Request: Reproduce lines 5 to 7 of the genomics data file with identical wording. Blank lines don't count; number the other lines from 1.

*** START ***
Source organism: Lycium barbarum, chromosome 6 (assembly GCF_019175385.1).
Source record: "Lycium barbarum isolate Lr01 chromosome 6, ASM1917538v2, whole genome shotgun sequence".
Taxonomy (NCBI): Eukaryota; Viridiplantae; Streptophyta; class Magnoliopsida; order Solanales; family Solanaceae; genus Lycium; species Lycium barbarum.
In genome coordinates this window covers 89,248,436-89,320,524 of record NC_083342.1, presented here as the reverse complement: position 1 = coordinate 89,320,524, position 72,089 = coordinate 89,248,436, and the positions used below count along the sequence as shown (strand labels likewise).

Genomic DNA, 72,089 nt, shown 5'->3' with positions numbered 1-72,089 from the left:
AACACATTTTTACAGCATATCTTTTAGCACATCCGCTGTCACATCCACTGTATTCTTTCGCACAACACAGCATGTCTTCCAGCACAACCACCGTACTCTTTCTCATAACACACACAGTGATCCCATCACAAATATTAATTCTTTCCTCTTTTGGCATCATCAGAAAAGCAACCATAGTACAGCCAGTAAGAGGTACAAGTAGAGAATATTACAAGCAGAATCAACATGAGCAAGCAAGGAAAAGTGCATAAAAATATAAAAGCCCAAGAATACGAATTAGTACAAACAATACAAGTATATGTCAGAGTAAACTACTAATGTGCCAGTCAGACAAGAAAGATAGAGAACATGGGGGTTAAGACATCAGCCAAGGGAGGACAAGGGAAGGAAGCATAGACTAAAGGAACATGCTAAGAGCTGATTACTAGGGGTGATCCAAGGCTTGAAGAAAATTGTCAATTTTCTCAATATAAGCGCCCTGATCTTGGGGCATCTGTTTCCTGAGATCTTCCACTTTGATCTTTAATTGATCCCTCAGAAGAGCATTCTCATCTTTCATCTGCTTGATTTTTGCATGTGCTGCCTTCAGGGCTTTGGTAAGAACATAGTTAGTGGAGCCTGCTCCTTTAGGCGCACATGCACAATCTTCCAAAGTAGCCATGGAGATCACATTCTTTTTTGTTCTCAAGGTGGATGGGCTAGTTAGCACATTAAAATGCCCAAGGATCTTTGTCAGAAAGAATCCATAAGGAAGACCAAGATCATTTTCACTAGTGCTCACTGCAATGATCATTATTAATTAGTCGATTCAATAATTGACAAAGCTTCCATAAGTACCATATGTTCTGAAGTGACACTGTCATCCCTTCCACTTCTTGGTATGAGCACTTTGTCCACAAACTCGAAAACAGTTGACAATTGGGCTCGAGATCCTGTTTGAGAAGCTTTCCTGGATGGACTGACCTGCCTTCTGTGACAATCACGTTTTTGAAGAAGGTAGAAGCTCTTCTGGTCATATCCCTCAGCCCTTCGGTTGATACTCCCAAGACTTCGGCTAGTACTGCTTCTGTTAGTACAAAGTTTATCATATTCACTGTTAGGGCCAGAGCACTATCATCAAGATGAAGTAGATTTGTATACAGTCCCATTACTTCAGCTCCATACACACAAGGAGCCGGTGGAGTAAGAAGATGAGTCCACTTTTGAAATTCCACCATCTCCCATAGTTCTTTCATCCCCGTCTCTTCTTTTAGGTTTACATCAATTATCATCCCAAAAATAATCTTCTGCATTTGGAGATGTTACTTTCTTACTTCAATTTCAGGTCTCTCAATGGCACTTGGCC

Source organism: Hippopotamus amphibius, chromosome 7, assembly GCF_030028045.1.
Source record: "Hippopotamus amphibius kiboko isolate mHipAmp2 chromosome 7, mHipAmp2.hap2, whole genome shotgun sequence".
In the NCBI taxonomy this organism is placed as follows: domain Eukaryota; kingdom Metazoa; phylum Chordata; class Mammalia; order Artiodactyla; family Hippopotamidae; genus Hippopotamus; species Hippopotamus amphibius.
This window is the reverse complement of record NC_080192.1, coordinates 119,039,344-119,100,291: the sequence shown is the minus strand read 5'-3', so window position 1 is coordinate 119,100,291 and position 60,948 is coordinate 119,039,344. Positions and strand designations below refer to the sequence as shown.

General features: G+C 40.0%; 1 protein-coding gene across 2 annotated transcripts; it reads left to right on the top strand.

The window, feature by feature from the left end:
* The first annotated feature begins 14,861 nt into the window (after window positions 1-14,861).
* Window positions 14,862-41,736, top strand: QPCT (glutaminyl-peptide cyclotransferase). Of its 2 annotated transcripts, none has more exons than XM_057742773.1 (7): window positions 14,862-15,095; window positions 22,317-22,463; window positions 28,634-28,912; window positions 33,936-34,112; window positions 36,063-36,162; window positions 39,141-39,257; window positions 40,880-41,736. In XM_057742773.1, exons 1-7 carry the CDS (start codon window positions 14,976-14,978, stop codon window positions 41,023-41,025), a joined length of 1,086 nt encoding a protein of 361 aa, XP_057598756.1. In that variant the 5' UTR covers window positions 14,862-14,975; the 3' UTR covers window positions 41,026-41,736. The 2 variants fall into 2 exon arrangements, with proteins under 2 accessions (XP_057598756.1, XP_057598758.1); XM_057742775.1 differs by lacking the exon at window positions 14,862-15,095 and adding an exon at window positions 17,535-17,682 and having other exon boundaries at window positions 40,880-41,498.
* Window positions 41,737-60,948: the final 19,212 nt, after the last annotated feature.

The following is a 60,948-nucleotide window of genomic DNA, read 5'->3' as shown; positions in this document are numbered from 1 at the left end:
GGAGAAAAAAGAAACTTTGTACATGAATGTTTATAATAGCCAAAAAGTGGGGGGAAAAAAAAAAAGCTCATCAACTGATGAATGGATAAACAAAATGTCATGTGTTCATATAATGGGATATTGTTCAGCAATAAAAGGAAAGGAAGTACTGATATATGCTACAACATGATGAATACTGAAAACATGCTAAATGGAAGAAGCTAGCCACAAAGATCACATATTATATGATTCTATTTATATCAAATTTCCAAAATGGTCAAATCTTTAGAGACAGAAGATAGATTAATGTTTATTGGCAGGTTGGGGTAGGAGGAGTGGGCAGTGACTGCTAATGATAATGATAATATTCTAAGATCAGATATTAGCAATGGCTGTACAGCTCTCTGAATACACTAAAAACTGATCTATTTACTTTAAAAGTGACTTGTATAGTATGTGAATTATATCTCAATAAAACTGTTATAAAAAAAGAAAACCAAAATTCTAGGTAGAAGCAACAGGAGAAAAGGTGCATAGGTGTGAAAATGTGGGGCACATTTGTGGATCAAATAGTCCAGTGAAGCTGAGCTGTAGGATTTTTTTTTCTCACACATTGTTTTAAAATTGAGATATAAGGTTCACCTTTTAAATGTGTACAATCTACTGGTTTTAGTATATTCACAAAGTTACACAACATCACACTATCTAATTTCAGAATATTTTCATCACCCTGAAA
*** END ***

Genomic DNA, 72,089 nt, shown 5'->3' with positions numbered 1-72,089 from the left:
AACACATTTTTACAGCATATCTTTTAGCACATCCGCTGTCACATCCACTGTATTCTTTCGCACAACACAGCATGTCTTCCAGCACAACCACCGTACTCTTTCTCATAACACACACAGTGATCCCATCACAAATATTAATTCTTTCCTCTTTTGGCATCATCAGAAAAGCAACCATAGTACAGCCAGTAAGAGGTACAAGTAGAGAATATTACAAGCAGAATCAACATGAGCAAGCAAGGAAAAGTGCATAAAAATATAAAAGCCCAAGAATACGAATTAGTACAAACAATACAAGTATATGTCAGAGTAAACTACTAATGTGCCAGTCAGACAAGAAAGATAGAGAACATGGGGGTTAAGACATCAGCCAAGGGAGGACAAGGGAAGGAAGCATAGACTAAAGGAACATGCTAAGAGCTGATTACTAGGGGTGATCCAAGGCTTGAAGAAAATTGTCAATTTTCTCAATATAAGCGCCCTGATCTTGGGGCATCTGTTTCCTGAGATCTTCCACTTTGATCTTTAATTGATCCCTCAGAAGAGCATTCTCATCTTTCATCTGCTTGATTTTTGCATGTGCTGCCTTCAGGGCTTTGGTAAGAACATAGTTAGTGGAGCCTGCTCCTTTAGGCGCACATGCACAATCTTCCAAAGTAGCCATGGAGATCACATTCTTTTTTGTTCTCAAGGTGGATGGGCTAGTTAGCACATTAAAATGCCCAAGGATCTTTGTCAGAAAGAATCCATAAGGAAGACCAAGATCATTTTCACTAGTGCTCACTGCAATGATCATTATTAATTAGTCGATTCAATAATTGACAAAGCTTCCATAAGTACCATATGTTCTGAAGTGACACTGTCATCCCTTCCACTTCTTGGTATGAGCACTTTGTCCACAAACTCGAAAACAGTTGACAATTGGGCTCGAGATCCTGTTTGAGAAGCTTTCCTGGATGGACTGACCTGCCTTCTGTGACAATCACGTTTTTGAAGAAGGTAGAAGCTCTTCTGGTCATATCCCTCAGCCCTTCGGTTGATACTCCCAAGACTTCGGCTAGTACTGCTTCTGTTAGTACAAAGTTTATCATATTCACTGTTAGGGCCAGAGCACTATCATCAAGATGAAGTAGATTTGTATACAGTCCCATTACTTCAGCTCCATACACACAAGGAGCCGGTGGAGTAAGAAGATGAGTCCACTTTTGAAATTCCACCATCTCCCATAGTTCTTTCATCCCCGTCTCTTCTTTTAGGTTTACATCAATTATCATCCCAAAAATAATCTTCTGCATTTGGAGATGTTACTTTCTTACTTCAATTTCAGGTCTCTCAATGGCACTTGGCC

Source organism: Hippopotamus amphibius, chromosome 7, assembly GCF_030028045.1.